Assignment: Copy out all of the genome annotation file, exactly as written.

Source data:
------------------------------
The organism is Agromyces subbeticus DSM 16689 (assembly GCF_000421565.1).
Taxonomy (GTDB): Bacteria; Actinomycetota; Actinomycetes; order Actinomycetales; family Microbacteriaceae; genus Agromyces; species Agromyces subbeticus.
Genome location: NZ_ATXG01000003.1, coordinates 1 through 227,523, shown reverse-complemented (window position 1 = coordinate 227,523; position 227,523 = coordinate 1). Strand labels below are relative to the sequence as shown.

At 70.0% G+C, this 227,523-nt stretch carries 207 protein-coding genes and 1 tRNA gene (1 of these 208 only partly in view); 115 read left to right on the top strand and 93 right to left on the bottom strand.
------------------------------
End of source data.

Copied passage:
The organism is Agromyces subbeticus DSM 16689 (assembly GCF_000421565.1).
Taxonomy (GTDB): Bacteria; Actinomycetota; Actinomycetes; order Actinomycetales; family Microbacteriaceae; genus Agromyces; species Agromyces subbeticus.
Genome location: NZ_ATXG01000003.1, coordinates 1 through 227,523, shown reverse-complemented (window position 1 = coordinate 227,523; position 227,523 = coordinate 1). Strand labels below are relative to the sequence as shown.

At 70.0% G+C, this 227,523-nt stretch carries 207 protein-coding genes and 1 tRNA gene (1 of these 208 only partly in view); 115 read left to right on the top strand and 93 right to left on the bottom strand.